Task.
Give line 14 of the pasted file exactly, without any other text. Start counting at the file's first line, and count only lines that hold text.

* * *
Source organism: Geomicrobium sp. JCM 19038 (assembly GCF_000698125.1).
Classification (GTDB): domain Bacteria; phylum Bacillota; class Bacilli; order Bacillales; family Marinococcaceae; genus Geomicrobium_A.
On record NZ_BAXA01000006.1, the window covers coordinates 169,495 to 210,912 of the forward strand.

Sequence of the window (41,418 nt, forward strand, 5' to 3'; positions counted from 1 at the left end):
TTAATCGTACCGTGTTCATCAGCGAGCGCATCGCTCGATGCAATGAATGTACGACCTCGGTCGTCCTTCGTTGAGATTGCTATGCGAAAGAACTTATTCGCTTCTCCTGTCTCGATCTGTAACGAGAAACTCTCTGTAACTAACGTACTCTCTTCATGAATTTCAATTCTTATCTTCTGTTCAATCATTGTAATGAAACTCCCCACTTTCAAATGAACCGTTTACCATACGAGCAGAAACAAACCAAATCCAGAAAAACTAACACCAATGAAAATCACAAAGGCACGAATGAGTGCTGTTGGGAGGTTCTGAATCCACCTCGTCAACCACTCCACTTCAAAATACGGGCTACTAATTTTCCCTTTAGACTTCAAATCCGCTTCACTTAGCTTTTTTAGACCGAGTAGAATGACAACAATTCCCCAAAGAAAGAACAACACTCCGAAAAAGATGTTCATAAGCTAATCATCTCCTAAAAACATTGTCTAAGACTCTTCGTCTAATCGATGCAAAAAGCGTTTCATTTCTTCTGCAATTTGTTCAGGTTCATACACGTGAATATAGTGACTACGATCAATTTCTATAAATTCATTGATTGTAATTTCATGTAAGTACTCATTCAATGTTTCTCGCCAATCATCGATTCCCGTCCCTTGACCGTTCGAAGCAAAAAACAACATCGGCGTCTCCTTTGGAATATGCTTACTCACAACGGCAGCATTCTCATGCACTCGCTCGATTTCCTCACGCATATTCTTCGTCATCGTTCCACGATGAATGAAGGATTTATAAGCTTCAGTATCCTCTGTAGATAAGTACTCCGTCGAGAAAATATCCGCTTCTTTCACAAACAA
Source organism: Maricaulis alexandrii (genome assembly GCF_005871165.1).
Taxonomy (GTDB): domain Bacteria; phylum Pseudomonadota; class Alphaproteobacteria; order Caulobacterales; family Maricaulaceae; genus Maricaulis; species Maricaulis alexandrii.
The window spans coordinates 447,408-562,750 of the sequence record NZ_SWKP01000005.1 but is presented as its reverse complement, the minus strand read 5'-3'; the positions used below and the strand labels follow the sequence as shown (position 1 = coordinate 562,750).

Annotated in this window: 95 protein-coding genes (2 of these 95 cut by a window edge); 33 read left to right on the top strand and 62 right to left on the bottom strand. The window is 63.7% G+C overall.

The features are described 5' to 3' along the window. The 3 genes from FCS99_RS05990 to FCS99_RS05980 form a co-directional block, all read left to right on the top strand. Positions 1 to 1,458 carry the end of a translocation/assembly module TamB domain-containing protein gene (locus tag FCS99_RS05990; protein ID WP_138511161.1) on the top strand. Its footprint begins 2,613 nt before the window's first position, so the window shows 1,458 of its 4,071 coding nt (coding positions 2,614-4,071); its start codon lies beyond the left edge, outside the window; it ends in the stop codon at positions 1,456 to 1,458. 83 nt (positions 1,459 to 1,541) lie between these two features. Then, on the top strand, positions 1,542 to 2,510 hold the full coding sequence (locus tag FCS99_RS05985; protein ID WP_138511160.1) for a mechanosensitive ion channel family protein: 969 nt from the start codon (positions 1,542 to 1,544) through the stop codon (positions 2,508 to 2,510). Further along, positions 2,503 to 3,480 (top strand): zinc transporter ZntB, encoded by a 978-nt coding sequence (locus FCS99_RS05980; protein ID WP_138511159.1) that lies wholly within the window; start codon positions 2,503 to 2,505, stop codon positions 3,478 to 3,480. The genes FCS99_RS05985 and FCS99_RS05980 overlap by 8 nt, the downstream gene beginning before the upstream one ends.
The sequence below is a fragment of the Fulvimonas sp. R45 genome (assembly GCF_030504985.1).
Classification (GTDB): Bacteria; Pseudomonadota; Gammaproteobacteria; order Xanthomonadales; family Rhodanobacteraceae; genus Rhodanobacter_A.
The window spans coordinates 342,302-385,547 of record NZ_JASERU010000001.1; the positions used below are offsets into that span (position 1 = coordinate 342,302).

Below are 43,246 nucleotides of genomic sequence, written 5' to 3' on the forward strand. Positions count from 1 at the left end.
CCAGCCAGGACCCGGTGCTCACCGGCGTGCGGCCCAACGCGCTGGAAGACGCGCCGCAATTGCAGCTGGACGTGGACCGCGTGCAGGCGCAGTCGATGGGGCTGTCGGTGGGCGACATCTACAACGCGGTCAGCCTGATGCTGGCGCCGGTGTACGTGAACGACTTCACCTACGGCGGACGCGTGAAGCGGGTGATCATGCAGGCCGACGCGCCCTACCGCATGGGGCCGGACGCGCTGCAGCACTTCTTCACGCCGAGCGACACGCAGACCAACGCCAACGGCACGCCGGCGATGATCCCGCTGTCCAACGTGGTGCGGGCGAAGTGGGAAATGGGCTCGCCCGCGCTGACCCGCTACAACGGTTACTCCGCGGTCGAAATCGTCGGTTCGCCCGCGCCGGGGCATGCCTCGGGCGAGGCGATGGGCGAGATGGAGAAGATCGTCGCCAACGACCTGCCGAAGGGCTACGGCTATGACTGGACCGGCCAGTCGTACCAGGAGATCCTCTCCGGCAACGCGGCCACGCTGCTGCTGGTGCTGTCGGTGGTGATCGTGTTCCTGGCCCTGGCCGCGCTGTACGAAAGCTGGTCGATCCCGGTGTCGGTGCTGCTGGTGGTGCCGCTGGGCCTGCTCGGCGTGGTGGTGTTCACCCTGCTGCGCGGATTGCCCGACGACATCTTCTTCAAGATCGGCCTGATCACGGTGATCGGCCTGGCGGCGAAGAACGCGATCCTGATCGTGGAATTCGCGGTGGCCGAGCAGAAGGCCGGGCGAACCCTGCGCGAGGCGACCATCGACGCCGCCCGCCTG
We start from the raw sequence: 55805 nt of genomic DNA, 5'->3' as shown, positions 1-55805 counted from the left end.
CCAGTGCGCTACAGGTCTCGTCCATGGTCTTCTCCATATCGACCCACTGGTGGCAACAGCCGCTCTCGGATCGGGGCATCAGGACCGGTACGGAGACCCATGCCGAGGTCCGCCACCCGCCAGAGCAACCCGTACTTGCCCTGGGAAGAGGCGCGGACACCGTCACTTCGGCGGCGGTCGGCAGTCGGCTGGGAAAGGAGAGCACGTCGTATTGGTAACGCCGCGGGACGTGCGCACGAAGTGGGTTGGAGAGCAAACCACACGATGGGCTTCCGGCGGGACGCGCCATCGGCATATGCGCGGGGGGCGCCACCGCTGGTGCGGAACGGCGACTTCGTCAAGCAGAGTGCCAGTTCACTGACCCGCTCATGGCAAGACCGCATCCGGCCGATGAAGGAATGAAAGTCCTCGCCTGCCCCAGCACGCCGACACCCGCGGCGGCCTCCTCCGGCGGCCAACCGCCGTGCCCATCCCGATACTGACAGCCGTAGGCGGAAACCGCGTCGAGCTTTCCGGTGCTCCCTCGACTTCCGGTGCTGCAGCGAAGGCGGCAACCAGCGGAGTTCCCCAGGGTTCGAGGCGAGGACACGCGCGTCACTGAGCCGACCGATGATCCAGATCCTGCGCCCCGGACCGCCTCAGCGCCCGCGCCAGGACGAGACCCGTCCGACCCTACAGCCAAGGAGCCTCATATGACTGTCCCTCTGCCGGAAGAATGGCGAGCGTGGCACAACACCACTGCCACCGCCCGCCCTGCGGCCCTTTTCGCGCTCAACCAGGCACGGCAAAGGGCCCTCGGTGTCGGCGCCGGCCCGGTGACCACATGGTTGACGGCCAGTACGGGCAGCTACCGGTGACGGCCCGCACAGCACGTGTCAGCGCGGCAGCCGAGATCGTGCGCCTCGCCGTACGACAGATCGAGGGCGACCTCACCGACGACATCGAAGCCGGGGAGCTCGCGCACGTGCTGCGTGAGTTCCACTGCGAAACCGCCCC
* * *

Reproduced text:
Below are 43,246 nucleotides of genomic sequence, written 5' to 3' on the forward strand. Positions count from 1 at the left end.